Also, those longer-than-expected stays in the waiting room reading old magazines were once an accepted part of going to the dentist. Today, having a waiting room full of patients with smartphones could be a recipe for disaster. Long waits provide ample time for patients to complain online about delays, or—worse—look for alternatives. More importantly those digital diatribes become information that other smartphones will find and present to existing and potential patients.

The veil of marketing is suddenly tranparent

Is the smartphone just another technology headache for dental practices to adapt to, or is it a great opportunity? To be sure, the smartphone is making the veil of marketing employed by many dentists more transparent. Smartphones offer patients what I like to call “aggregate truth”: information from a number of sources with firsthand knowledge and no perceived ulterior motive in sharing the information.

Thanks to the immediacy of smartphones, patients will now read other patients’ reviews long before they will see the polished messages in your brochures or website. In many respects the information these devices find and present will form the bias that these patients will have when or if they walk into the dental office.

To the outcome-oriented practice, I would confidently say that the advent of the smartphone can be an advantage of epic proportions. It has always been hard for a patient to find a really good dentist. In a similar fashion, it has always been difficult for top-tier dentists to differentiate themselves from the crowd.

A quick example, if I may. Almost every dentist advertises an ability to do cosmetics. A relatively small proportion of dentists have invested the time and money needed to deliver the outcomes now possible with modern materials, techniques and technologies. These outcome- oriented practices will have a compelling voice on every smartphone telling potential patients where they can get dentistry that transcends fee-based patchwork.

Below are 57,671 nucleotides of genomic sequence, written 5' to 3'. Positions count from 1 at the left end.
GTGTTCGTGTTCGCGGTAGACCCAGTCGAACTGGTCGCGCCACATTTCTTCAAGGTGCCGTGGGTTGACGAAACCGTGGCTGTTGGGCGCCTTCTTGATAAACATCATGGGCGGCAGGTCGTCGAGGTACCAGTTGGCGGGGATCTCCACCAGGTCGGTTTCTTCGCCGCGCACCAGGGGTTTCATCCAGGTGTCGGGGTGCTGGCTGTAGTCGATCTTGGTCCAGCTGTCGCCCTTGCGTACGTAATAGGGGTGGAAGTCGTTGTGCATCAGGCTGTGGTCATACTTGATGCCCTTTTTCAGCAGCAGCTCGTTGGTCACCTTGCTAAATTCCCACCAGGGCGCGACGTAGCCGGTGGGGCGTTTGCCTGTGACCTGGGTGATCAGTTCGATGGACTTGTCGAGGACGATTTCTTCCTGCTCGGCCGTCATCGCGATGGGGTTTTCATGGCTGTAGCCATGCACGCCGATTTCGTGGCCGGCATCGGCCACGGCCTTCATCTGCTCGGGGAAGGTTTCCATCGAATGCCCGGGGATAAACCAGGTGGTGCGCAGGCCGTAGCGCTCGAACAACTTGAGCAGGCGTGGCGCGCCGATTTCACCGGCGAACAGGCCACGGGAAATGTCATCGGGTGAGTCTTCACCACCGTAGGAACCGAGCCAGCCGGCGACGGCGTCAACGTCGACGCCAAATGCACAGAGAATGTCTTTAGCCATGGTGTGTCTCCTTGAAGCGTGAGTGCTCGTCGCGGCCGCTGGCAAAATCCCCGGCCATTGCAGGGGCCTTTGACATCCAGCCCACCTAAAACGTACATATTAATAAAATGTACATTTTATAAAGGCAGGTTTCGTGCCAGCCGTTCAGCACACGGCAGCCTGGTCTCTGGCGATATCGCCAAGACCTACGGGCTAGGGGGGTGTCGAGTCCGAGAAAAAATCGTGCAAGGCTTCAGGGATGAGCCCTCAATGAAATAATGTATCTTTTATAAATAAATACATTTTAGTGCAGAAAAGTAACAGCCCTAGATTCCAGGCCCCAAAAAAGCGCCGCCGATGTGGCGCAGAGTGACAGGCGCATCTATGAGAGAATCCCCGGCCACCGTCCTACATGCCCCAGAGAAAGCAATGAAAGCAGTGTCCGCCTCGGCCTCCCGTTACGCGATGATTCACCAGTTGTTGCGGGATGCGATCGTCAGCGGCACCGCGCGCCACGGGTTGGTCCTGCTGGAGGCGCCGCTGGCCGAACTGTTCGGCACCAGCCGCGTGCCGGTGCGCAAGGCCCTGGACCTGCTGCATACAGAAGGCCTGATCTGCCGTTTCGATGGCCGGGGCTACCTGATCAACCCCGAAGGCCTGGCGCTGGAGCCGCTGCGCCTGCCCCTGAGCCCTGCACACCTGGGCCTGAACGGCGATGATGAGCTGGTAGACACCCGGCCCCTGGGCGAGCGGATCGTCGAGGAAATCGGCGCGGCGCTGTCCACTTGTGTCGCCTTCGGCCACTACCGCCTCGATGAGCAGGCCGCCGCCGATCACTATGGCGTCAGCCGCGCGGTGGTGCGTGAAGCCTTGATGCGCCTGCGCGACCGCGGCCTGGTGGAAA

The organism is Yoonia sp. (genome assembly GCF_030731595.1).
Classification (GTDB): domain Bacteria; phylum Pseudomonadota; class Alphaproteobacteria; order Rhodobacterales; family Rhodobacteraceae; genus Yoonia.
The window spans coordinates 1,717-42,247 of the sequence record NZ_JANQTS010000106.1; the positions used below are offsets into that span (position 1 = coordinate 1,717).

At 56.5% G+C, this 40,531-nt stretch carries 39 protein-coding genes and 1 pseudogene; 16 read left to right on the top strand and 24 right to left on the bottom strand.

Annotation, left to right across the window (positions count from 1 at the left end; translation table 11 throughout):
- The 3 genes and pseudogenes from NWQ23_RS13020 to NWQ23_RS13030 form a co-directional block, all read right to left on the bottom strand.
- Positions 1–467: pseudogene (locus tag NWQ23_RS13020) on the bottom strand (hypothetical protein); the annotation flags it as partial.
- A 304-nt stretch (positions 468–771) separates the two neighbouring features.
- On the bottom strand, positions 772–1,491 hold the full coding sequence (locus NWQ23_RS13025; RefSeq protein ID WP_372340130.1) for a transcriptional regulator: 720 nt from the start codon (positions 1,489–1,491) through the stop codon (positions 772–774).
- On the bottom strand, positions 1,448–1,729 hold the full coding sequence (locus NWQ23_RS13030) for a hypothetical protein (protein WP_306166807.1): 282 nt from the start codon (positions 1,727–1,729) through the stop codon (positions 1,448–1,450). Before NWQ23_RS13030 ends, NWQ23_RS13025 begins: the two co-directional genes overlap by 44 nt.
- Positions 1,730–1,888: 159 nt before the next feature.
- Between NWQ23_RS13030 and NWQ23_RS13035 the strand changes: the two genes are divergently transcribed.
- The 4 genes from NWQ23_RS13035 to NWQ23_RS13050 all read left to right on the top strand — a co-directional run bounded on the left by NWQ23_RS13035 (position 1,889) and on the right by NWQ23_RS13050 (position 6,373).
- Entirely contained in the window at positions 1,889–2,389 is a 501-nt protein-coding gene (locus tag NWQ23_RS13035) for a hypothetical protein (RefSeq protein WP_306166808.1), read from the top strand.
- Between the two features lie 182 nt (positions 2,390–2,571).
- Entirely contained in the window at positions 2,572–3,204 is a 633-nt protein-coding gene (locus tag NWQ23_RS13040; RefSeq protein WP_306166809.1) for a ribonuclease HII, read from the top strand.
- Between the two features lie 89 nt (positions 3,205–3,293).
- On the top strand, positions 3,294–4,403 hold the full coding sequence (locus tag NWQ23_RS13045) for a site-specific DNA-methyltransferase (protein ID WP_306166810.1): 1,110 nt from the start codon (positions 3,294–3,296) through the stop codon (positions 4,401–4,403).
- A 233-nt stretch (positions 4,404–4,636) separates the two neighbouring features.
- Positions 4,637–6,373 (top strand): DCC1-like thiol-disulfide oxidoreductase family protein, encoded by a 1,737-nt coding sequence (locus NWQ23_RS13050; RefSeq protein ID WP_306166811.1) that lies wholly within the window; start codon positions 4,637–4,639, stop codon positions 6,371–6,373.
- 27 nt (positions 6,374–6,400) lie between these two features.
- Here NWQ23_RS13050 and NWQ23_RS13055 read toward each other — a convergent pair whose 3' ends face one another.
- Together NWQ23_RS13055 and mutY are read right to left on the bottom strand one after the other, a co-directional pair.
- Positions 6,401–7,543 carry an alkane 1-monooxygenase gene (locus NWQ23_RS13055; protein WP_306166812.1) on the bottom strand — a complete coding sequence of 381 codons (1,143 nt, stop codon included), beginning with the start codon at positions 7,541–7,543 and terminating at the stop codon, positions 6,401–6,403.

Make the dental experience you provide one patients will want to share with others.

The trick will be to make the dental experience you provide one that patients will want to share with others. It must be one that is above and beyond the standard level of commodity care that is all too prevalent. You will need to make your dental practice a destination that smartphones direct patients to using the “aggregate truth” of past patients.

Start by reinforcing your staff to be always inviting, caring and communicative. Offer the patient a vision of what is possible, and take that journey with them. Pursue the advanced skills and technologies required to offer the cutting-edge dentistry that patients want.

Do this and you will have legions of loyal patients advertising for you in ways that no marketing campaign can ever approximate. If you decide to become an outcome-oriented practice, I can give no higher recommendation than the courses and mentorship offered by the Dr. Dick Barnes Group.

I know one thing for sure: smartphones will continue to grow in popularity. The children with technology at their fingertips today will evolve into adults with the world at their fingertips. They will continue to make decisions based on the information they receive. Make sure they find a compelling reason to choose you.

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Matthew Cook has been a dental technology consultant for more than eighteen years, specializing in the creation of technology-enhanced business processes. In 2004, he joined Arrowhead Dental Laboratory as the head of their IT Department.